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Monday, February 9, 2009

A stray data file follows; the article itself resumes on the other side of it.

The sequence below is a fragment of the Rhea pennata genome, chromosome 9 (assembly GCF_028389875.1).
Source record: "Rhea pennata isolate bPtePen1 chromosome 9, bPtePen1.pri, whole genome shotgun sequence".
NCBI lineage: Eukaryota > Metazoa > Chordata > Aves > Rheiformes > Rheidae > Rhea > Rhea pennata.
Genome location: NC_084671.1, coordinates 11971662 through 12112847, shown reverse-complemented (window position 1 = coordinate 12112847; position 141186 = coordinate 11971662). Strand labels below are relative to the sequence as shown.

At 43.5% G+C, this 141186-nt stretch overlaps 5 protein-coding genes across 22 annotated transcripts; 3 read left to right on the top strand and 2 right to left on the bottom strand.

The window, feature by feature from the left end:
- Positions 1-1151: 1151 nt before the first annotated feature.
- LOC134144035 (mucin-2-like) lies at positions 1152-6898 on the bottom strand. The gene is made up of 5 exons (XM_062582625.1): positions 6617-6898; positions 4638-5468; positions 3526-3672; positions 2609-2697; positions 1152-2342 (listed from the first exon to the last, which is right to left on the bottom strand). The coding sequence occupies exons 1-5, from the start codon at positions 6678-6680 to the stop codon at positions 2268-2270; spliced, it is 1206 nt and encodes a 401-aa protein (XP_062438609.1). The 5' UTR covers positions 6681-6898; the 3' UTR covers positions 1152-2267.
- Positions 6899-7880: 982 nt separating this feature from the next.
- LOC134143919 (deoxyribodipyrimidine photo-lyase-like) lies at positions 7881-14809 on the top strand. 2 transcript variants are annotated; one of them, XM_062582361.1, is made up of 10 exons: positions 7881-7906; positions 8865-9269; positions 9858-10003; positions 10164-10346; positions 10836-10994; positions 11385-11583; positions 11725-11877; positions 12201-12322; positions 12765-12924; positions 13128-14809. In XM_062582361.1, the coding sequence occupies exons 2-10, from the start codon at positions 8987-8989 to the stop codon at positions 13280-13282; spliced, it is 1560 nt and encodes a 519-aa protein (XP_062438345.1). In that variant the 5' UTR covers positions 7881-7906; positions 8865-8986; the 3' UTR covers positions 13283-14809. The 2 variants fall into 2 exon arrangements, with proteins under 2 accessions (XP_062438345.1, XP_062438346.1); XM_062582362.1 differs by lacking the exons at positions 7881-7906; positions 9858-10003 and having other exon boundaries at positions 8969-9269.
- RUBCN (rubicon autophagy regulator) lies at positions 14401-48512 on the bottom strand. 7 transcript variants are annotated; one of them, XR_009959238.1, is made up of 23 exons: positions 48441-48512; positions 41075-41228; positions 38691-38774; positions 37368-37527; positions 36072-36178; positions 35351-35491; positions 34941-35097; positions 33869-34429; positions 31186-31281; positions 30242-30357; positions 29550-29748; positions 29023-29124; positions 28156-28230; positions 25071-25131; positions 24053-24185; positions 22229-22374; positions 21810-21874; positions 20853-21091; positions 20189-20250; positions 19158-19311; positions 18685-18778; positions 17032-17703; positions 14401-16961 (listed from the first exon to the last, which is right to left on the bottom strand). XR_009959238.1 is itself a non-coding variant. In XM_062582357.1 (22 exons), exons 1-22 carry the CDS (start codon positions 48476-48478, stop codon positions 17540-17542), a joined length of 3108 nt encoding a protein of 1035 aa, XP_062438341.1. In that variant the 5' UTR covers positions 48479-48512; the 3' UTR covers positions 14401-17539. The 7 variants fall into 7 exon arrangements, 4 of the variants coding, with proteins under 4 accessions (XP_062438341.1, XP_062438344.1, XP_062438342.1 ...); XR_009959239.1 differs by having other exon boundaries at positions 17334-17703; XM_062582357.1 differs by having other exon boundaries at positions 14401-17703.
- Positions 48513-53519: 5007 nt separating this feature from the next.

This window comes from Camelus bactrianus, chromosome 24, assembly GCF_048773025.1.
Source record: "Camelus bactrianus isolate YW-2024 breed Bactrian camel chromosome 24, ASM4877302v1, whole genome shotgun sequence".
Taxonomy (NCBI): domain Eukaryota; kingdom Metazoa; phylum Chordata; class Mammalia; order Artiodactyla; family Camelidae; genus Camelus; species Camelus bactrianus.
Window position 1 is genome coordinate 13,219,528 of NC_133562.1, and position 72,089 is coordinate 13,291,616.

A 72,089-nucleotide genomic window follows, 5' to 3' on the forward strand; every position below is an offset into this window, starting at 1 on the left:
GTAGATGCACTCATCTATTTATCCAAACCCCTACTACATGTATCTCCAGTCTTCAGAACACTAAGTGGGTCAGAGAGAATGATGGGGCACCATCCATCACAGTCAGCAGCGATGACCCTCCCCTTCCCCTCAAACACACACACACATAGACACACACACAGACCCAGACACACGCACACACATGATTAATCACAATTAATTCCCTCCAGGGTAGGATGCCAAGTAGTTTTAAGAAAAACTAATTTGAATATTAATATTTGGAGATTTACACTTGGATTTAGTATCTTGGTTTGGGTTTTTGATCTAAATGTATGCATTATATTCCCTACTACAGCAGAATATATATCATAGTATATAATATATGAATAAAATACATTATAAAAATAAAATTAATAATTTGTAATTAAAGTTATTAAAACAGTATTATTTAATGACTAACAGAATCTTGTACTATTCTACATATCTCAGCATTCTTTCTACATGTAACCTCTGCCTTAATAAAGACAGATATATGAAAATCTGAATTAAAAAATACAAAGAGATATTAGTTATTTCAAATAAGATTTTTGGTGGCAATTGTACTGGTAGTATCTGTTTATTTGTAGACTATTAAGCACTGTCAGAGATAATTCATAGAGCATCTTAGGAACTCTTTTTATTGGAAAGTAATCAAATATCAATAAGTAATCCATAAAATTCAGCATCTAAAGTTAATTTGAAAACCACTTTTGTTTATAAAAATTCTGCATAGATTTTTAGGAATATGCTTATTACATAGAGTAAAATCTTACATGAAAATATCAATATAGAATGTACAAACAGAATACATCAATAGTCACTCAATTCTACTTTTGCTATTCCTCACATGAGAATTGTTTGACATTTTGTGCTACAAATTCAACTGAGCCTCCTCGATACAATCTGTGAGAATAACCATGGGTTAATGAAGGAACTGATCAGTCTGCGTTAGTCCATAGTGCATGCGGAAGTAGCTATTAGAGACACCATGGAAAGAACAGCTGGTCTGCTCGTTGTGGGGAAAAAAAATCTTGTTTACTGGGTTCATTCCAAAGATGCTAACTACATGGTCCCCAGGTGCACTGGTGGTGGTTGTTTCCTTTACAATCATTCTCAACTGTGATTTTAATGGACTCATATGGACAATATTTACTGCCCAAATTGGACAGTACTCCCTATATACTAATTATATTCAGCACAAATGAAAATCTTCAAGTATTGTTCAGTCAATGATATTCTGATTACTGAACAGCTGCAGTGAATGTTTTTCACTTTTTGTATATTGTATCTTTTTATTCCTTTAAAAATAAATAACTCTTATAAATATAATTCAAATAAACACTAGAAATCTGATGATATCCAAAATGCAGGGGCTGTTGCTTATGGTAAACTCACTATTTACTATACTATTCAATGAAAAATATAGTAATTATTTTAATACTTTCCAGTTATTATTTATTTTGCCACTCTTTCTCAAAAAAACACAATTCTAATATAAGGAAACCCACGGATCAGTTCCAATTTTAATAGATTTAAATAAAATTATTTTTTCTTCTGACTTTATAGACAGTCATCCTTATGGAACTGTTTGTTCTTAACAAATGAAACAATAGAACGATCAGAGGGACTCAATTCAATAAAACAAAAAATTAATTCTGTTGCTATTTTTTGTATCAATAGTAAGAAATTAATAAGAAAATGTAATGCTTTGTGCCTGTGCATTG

Description Wasabi (Wasabia japonica) is an edible plant member of the Cruciferae family, which includes cabbage, turnips, and mustard. Wasabi shares the anticancer benefits of this family. Native to Japan where it has been cultivated since the tenth century, it is still considered a staple condiment in that country. Traditional preparation involves using a sharkskin grater called an oroshi. Wasabi's culinary popularity and chemical bioactivity make it valuable medicinally and industrially. Demand for wasabi has created a relatively short supply, higher prices, and new commercial opportunities. These new opportunities include research and development of cultivation technologies, particularly in Canada, and exportation from Japan of seiyo wasabi, or Western wasabi—imitations made of horseradish (Cochlearia armoracia). Western and Japanese wasabi are both highly prized. Wasabi is a perennial, root-like rhizome that is cylindrical in shape. A brownish-green skin covers its pale green flesh. The plant grows to about 18 in (46 cm) in height and produces leaves on long stems from the crown of the plant. As the plant ages, the leaves fall off and a rhizome, or creeping underground stem, is formed, from which new buds arise as modified stems. The modified stem is the part of the plant that is used. The highest quality wasabi, whose translated name is mountain hollyhock (also known as sawa wasabi), thrives on cool water. It grows along the edges of cold mountain streams. When cultivated, rather than wild-crafted (harvested randomly from its natural growing places), it is grown on tree-shaded, terraced gravel beds covered by a thin layer of cool running mountain water or on artificially shaded gravel ridges formed in larger river beds. A lower quality wasabi (oka wasabi) is grown in fields. There are two varieties of wasabi, Daruma—considered to have a more attractive appearance—and Mazuma—considered to have more heat. Wasabi is described as being "hot and fiery without burning," which changes to a sweetness that lingers in the mouth. Preparations Wasabi is most commonly found in powder or paste form. However, due to the scarcity and price of high quality wasabi, many of these preparations—including imports from Japan for retail sale and those served in Japanese restaurants—are imitations made of horseradish, mustard, a starchy binder, and coloring. Wasabi paste may be made from a powdered wasabi by adding water, and letting it stand 10 minutes to allow the flavor and heat to develop. One source noted that the powder may be safely stored in a cupboard, but recommended refrigerating the paste. A salad dressing may be made by combining 3 tablespoons of rice wine vinegar, 1 tablespoon honey, 1 teaspoon wasabi paste, 1 teaspoon soy sauce, and 1/2 teaspoon sesame oil. Traditional wasabi is prepared freshly for each use, as its volatile oils are quickly dissipated. It is recommended that individuals select a fresh, cool, and succulent rhizome with nice color. It should be rinsed under cool water with a vegetable brush, cutting a fresh surface below or above the leaf node (a distinctive ridge as on bamboo stems). While maintaining a 90-degree angle to the grating surface, the wasabi should be grated in a circular motion against a traditional sharkskin, ceramic, or stainless steel grater. (It is not necessary to peel the wasabi rhizome before grating it.) Then it is gathered into a ball and allowed to sit momentarily at room temperature. It is best used within 15 to 20 minutes.